It may also involve a bit of guerrilla gardening, by planting them out in places that would benefit from a tree or two such as playgrounds; along walkways and trails and footpaths; by rivers; along hedgerows; canal sides; along roadsides and verges; in villages and towns - on the edge of any forgotten or unused piece of land. Bang in a stake and protect with a tree guard and chances are they will be treated as if they are meant to be there.
Water the potted tree well before planting out. Add a bucket of compost at the bottom of the hole before planting the tree and water it well. Keep an eye on them for their first year, until their roots get established. Keep them free of strangling grasses and take bottles of water to water them if the weather is dry.
A semi circle of Willow and Hazel saplings can be planted to create living dens, hideaways and arbors. The young whips can be pulled over, bent into shape, woven and tied to create places for children to play in. Weave new shoots in regularly to create a good shape and keep it trimmed during the summer to encourage a dense foliage to keep out the rain.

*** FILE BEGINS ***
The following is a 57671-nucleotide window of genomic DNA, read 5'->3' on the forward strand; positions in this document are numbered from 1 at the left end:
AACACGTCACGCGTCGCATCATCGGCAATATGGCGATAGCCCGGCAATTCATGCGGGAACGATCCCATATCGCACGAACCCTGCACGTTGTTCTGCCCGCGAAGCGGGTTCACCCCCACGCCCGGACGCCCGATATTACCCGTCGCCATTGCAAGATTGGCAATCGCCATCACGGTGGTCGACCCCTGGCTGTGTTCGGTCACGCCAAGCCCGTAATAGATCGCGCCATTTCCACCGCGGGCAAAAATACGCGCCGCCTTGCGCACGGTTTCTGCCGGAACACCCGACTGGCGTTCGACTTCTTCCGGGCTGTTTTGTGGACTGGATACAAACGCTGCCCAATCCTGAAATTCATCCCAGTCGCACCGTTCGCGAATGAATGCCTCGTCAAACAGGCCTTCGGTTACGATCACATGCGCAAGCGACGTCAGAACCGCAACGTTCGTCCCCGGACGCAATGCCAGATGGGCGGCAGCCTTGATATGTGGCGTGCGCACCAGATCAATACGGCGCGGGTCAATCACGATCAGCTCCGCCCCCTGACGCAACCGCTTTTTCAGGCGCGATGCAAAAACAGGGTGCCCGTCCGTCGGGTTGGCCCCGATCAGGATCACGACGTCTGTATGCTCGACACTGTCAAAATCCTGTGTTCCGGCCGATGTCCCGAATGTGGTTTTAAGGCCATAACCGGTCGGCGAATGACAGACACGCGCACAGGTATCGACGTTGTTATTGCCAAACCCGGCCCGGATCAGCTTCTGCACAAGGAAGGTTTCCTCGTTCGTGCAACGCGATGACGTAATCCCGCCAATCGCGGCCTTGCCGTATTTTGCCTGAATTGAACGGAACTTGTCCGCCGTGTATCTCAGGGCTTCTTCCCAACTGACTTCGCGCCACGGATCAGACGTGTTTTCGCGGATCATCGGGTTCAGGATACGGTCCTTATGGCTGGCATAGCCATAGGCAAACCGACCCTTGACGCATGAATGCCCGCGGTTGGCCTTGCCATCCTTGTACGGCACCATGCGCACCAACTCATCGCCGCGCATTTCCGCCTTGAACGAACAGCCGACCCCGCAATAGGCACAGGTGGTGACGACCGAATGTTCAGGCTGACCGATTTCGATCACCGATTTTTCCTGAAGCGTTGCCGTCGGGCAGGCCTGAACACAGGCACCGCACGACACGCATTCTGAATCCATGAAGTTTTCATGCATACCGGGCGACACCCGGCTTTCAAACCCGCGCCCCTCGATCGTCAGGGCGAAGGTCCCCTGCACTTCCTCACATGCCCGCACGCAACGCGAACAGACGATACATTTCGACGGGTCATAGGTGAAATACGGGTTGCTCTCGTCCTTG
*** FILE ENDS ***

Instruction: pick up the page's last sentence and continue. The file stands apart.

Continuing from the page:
Trees can be planted to commemorate a family or community event. When planting commemorative trees, take a moment to pause and say a few words before and after putting the tree in, dedicating the tree with due ceremony and fully honouring the reason for planting it.